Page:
The Military Health Service hopes to make a decision next week on an Electronic Medical Record (EMR) system which could sunset the VA's open source VistA system.
The decision is being taken due to the continued foundering of the military's Armed Forces Health Longitudinal Technology Application (AHLTA), a proprietary system developed by Northrup-Grumman.
A Northrup-Grumman spokesman insisted to Bob Brewin of Government Executive that an upgrade to their system is now in beta test, and the company wants to keep control of AHLTA.
Dr. S. Ward Casscells (above), assistant secretary of Defense for health affairs, and a former cardiologist with the UT Health Science Center in Houston, said the decision follows an online town hall where many users called the present system "intolerable."
A press release from the military issued Monday insists no decision has been made but says the service is being pressed by Congress toward a decision.
The author of that press release, Stephen Jones, apparently responded to the Government Executive article by writing "Using the current form of VistA or AHLTA will not work. Trying to morph the two together will not work."
Despite the failure of the proprietary system and the continuing success of VistA, which spawned an open source project and corporate support group, Medsphere, Casscells called VistA "antiquated technology."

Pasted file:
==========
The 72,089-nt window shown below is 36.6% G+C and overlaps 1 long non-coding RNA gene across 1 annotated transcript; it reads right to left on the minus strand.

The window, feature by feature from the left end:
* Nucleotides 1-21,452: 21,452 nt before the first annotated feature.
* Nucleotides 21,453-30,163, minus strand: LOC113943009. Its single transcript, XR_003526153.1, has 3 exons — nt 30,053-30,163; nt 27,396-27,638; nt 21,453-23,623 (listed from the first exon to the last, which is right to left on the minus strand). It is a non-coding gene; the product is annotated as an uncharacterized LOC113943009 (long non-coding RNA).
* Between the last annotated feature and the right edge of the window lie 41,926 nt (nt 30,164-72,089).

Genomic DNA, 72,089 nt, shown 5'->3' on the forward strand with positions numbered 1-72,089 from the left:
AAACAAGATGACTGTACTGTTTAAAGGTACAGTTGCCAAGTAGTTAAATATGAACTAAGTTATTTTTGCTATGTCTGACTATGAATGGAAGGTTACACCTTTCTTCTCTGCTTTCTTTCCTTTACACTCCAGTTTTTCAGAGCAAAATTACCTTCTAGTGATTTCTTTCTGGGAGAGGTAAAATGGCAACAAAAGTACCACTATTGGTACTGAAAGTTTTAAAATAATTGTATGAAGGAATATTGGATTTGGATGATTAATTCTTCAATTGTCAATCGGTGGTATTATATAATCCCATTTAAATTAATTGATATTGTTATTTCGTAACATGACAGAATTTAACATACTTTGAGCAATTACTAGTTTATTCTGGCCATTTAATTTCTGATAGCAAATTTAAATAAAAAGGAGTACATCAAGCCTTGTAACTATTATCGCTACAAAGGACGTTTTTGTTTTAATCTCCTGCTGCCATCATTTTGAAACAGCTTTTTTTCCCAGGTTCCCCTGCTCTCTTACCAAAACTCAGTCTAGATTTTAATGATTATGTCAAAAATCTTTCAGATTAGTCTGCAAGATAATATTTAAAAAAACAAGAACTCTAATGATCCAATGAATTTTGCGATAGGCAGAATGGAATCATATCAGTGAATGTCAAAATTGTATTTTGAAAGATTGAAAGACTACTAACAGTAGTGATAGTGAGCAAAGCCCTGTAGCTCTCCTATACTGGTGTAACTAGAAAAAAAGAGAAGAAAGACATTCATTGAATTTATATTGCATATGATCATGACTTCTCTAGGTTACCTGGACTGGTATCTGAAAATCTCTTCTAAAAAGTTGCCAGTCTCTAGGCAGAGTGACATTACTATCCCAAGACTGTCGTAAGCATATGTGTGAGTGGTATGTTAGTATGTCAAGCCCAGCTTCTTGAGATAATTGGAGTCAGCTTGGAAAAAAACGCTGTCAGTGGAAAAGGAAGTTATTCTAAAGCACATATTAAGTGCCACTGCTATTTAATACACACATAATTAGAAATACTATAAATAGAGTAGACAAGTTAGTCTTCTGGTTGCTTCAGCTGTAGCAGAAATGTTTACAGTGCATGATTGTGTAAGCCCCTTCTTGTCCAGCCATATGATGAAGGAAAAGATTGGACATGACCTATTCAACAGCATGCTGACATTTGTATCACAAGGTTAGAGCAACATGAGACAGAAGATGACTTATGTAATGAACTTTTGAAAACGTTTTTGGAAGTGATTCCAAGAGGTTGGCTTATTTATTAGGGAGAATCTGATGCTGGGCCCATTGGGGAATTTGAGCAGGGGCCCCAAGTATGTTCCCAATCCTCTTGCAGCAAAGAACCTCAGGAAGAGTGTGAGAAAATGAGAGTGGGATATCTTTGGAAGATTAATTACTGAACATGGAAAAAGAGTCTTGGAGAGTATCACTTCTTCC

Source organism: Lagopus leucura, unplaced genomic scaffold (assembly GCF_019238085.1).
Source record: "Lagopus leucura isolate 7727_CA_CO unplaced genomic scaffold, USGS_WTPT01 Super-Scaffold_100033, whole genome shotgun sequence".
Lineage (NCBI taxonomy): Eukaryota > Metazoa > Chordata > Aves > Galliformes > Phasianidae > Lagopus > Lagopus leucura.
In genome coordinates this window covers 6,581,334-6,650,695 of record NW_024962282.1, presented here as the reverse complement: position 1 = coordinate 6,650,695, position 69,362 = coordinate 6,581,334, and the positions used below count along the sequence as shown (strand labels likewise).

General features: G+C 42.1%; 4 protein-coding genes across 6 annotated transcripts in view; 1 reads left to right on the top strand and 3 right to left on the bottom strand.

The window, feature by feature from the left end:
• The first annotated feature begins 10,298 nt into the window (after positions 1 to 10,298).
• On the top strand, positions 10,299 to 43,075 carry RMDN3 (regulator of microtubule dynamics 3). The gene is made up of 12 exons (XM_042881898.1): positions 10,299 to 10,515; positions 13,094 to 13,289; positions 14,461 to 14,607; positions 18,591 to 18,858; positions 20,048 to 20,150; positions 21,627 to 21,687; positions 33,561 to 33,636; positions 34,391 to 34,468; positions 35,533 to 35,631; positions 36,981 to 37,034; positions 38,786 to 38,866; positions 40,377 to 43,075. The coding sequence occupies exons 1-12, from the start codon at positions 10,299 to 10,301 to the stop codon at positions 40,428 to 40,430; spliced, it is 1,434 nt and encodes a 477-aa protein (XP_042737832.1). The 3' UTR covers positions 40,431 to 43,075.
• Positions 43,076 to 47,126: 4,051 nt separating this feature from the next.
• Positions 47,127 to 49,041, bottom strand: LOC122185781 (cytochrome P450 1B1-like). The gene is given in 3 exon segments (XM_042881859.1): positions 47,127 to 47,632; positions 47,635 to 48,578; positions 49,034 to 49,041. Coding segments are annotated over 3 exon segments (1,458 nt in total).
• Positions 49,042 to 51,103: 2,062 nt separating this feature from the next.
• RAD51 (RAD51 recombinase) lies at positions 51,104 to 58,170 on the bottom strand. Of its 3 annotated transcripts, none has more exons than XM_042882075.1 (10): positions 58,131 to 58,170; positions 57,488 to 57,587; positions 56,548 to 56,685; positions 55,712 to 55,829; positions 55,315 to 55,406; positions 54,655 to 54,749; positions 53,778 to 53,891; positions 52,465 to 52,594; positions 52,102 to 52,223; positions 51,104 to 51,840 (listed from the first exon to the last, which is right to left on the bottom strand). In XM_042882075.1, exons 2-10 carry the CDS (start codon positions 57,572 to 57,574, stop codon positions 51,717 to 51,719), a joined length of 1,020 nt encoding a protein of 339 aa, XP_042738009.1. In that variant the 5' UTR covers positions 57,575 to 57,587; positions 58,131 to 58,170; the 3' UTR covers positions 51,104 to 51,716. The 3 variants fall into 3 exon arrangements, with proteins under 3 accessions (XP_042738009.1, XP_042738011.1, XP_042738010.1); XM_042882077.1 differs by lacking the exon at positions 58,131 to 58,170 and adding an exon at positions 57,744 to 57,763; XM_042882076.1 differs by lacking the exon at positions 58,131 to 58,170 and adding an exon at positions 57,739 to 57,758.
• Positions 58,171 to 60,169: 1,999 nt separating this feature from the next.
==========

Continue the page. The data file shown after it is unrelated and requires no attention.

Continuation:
To some activists this is a hint the military will try to just create another, bigger contract like the one with Northrup-Grumman, only with a commercial vendor like Microsoft or Cerner, folding VistA into it.
Cerner won a contract to take over computing for VA labs last year.
In his response to the Government Executive article, Dr. Casscells also wrote:
Most experts tell us that the risks to patients, and dollar costs, of replacing AHLTA with VISTA would be too high, that there is not yet a plug-and-play commercial system that we could buy. So we may well end up trying to upgrade both VistA and AHLTA in coordination, aiming at convergence but at least assuring increasingly detailed and reliable 2-way exchange of data, to the point of real interoperability. The final product is not likely to be very similar to today's VistA or AHLTA, but most clinicians like the look and ease of the VistA GUI.
All this reads like a decision to sunset VistA has been made. Is anyone in Congress willing to get in front of the decision train?
The article also indicates the military wants to talk to Google about its Personal Health Record (PHR) system before making a final recommendation. If the company really wants to fly the open source flag it will give the military a piece of its mind.